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Duque: Aquino should attend Senate probe on Dengvaxia

In this Dec. 1, 2015 photo, officials of Sanofi Pasteur—led by Chief Executive Officer Olivier Charmeil—paid a courtesy call on Aquino III in Hotel Scribe in Paris. He was accompanied at the courtesy call by Health Secretary Janette Garin, Finance Secretary Cesar Purisima, Trade and Industry Secretary Gregory Domingo and Transportation and Communications Secretary Joseph Emilio Aguinaldo Abaya. Malacañang Photo Bureau, file

MANILA, Philippines — Former President Benigno Aquino III should clear the speculations against him over the dengue vaccine mess, Health Secretary Francisco Duque III said Thursday.

On Dec. 1, 2015, Aquino met with executives of pharmaceutical giant Sanofi Pasteur in a courtesy call in Paris. A few weeks after this meeting, the Philippines became the first Asian country to approve the commercial sale of Dengvaxia.

"I think the former president should himself come forward... and say, 'This is what happened and this is what I agreed to based on some recommendation that I followed because somebody had advised me," Duque told ANC's "Headstart".

Sen. JV Ejercito, chair of the Senate Committee on Health and Demography, is eyeing holding an inquiry into the vaccination program of the Department of Health by January 2018.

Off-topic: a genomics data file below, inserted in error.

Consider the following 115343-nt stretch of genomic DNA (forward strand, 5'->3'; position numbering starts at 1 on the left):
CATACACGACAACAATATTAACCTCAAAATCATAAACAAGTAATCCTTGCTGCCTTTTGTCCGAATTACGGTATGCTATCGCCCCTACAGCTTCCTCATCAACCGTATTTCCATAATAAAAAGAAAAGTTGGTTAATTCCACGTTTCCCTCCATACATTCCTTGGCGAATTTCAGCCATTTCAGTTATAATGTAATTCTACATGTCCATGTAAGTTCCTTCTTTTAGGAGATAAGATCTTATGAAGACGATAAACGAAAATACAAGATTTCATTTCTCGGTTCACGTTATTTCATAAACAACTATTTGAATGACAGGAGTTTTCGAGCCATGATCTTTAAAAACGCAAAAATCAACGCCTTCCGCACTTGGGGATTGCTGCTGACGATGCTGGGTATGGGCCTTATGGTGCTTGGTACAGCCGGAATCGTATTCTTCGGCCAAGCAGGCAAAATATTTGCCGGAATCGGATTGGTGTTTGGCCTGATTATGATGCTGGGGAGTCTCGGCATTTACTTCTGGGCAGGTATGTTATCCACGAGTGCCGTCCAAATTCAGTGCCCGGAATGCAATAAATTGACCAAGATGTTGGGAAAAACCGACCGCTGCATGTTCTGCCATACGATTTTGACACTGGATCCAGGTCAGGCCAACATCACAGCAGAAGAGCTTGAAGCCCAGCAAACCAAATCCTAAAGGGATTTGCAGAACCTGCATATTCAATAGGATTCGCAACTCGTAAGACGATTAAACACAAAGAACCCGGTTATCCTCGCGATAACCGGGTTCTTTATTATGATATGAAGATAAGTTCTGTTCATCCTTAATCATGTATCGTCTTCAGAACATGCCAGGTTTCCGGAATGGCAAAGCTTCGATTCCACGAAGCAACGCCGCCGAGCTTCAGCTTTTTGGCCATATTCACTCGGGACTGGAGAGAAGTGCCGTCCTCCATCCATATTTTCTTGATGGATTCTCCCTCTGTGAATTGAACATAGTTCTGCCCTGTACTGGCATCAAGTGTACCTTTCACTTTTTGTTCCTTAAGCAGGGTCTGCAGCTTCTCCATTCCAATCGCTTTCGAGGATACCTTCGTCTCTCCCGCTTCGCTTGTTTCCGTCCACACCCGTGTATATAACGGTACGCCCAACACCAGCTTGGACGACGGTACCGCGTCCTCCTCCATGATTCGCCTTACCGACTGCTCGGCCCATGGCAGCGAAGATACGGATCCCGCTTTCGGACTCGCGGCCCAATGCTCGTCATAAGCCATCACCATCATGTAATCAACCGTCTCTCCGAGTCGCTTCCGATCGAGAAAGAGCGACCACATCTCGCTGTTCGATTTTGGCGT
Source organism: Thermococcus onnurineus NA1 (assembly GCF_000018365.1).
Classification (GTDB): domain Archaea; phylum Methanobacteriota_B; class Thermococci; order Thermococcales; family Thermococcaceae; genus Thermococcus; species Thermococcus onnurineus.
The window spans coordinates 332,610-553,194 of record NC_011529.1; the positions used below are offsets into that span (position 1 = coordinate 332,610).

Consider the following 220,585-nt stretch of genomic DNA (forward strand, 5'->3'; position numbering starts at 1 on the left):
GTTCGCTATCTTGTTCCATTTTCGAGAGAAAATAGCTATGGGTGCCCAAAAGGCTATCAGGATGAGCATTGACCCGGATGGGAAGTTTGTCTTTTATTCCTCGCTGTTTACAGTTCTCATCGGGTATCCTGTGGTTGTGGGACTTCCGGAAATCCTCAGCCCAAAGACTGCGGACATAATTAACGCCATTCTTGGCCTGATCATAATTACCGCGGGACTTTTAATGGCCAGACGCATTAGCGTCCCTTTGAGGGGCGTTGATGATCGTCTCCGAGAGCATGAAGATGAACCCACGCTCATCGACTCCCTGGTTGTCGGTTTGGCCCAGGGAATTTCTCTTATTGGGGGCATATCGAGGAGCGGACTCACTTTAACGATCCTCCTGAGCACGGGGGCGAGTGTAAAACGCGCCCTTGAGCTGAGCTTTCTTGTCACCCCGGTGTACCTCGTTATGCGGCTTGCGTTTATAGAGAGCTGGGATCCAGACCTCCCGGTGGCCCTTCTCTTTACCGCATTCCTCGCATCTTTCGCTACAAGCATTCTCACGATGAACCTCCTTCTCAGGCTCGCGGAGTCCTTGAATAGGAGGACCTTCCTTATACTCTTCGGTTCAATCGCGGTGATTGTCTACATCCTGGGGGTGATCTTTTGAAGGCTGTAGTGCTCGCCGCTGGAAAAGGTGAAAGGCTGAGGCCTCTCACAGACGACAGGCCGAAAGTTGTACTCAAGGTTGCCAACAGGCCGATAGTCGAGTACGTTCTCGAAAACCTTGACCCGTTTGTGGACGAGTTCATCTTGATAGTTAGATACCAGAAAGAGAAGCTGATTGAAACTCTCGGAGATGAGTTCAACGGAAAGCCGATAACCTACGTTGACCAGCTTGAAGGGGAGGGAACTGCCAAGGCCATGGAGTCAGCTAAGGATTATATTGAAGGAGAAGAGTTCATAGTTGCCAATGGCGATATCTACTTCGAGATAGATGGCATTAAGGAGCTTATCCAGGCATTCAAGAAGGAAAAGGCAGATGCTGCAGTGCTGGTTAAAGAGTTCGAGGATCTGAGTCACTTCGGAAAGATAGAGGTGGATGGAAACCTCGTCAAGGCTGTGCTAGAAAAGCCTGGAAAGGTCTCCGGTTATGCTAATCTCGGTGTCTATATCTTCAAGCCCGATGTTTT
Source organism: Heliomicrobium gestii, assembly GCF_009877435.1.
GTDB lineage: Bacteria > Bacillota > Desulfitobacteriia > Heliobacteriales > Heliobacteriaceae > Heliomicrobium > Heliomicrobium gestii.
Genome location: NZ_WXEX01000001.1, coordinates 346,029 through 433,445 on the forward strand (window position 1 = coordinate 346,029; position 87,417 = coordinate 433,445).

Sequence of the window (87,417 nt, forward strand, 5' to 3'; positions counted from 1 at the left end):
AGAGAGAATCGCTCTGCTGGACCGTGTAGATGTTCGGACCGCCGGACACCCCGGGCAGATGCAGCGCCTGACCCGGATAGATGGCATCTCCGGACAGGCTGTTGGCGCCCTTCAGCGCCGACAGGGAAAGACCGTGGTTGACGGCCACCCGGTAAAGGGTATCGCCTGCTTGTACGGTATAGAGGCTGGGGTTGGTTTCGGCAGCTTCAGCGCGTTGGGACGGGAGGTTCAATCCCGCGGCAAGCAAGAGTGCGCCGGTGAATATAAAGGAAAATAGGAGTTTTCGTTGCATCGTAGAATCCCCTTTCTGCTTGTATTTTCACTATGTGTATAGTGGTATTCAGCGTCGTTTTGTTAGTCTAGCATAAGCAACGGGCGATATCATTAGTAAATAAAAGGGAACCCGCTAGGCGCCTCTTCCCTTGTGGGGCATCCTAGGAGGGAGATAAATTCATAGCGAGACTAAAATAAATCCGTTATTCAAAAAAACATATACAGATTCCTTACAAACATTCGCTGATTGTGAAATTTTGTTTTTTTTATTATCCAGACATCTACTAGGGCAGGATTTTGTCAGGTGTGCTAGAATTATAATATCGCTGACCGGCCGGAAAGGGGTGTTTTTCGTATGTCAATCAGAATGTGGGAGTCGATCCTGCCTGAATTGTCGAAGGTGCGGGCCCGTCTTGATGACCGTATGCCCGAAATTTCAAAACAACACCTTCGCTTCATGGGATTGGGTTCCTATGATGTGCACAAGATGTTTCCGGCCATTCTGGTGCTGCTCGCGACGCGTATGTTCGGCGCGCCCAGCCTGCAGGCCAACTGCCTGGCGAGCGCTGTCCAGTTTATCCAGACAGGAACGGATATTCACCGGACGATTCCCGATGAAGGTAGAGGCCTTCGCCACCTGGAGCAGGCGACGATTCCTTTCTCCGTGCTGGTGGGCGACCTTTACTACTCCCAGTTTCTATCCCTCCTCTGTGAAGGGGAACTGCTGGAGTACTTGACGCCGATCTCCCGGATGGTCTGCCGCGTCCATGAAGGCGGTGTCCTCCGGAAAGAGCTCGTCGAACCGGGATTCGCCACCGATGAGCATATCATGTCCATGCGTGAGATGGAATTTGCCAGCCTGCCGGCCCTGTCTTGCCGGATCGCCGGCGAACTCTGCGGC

Attending the Senate inquiry would be for Aquino's "own good," Duque said.

The Department of Justice earlier said that the investigation into the dengue vaccine mess would include the possible liability of Aquino and former Health Secretary Janette Garin in the program.

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Sanofi disclosed in late November that it has found that patients not previously infected with dengue risk getting "severe" dengue if infected after vaccination. 

The DOH and the Palace have said the public should not panic, with presidential spokesperson Harry Roque saying that the symptoms associated with Grade I and II dengue fever — the "severe" dengue Sanofi warned of — are not fatal.

Aquino approved the vaccination program, that started in April 2016, where the DOH gave free vaccines to children, nine years old and above, from public schools in Metro Manila, Central Luzon and the CALABARZON region.

Aquino and Garin reportedly approved the program without certification from the World Health Organization.

In a statement released earlier this week, WHO said that their position paper did not include a recommendation to countries to introduce the dengue vaccine into their immunization programs.

"Rather, WHO outlined a series of considerations national governments should take into account in deciding whether to introduce the vaccine, based on a review of available data at the time, along with possible risks," the WHO said.

READ: FDA stops sale of Dengvaxia, orders withdrawal from market

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